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Functional segregation of the right inferior frontal gyrus: Evidence from coactivation-based parcellation

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Hartwigsen,  Gesa
Department Neuropsychology, MPI for Human Cognitive and Brain Sciences, Max Planck Society;

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Neef,  Nicole
Department Neuropsychology, MPI for Human Cognitive and Brain Sciences, Max Planck Society;

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Citation

Hartwigsen, G., Neef, N., Camilleri, J., Margulies, D. S., & Eickhoff, S. B. (2019). Functional segregation of the right inferior frontal gyrus: Evidence from coactivation-based parcellation. Cerebral Cortex, 29(4), 1532-1546. doi:10.1093/cercor/bhy049.


Cite as: http://hdl.handle.net/21.11116/0000-0000-776B-3
Abstract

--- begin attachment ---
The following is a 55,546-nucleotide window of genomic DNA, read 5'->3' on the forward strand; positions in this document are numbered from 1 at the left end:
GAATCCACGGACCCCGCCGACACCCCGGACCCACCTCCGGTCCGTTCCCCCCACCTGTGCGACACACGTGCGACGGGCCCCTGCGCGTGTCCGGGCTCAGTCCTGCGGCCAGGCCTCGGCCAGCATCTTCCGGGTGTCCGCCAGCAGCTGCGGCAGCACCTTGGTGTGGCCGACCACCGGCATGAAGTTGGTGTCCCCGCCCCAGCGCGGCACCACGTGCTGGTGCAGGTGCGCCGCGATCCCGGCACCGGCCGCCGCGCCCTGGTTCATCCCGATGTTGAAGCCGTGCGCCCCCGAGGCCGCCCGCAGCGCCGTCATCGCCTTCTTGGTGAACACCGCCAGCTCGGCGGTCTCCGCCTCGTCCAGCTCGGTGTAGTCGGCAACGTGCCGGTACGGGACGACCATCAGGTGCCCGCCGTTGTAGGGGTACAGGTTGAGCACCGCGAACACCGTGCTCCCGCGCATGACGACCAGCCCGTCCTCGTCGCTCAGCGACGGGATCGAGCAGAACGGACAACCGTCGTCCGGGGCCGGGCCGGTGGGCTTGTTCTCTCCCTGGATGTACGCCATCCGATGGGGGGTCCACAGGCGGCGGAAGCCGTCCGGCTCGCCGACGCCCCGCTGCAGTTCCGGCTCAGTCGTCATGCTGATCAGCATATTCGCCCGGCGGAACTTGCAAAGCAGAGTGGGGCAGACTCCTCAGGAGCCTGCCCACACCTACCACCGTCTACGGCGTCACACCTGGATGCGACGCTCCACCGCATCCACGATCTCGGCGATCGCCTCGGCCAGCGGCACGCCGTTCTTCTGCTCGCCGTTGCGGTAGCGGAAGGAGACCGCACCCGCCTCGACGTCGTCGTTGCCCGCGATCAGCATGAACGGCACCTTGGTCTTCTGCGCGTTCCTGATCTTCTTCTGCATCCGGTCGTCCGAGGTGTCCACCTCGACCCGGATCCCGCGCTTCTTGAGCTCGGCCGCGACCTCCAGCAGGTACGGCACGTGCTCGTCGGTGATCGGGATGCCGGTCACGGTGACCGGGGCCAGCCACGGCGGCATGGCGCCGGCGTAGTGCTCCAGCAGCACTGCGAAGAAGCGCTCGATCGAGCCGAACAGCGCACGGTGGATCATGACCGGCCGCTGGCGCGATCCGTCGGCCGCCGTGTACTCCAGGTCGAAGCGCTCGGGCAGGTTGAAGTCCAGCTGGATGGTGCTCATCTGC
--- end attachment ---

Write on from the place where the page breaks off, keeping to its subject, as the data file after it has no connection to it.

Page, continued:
Previous studies helped unraveling the functional architecture of the human cerebral cortex. However, a comprehensive functional segregation of right lateral prefrontal cortex is missing. Here, we delineated cortical clusters in right area 44 and 45 based on their task-constrained whole-brain activation patterns across neuroimaging experiments obtained from a large database. We identified five clusters that differed with respect to their coactivation patterns, which were consistent with resting-state functional connectivity patterns of an independent dataset. Two clusters in the posterior inferior frontal gyrus (IFG) were functionally associated with action inhibition and execution, while two anterior clusters were related to reasoning and social cognitive processes. A fifth cluster was associated with spatial attention. Strikingly, the functional organization of the right IFG can thus be characterized by a posterior-to-anterior axis with action-related functions on the posterior and cognition-related functions on the anterior end. We observed further subdivisions along a dorsal-to-ventral axis in posterior IFG between action execution and inhibition, and in anterior IFG between reasoning and social cognition. The different clusters were integrated in distinct large-scale networks for various cognitive processes. These results provide evidence for a general organization of cognitive processes along axes spanning from more automatic to more complex cognitive processes.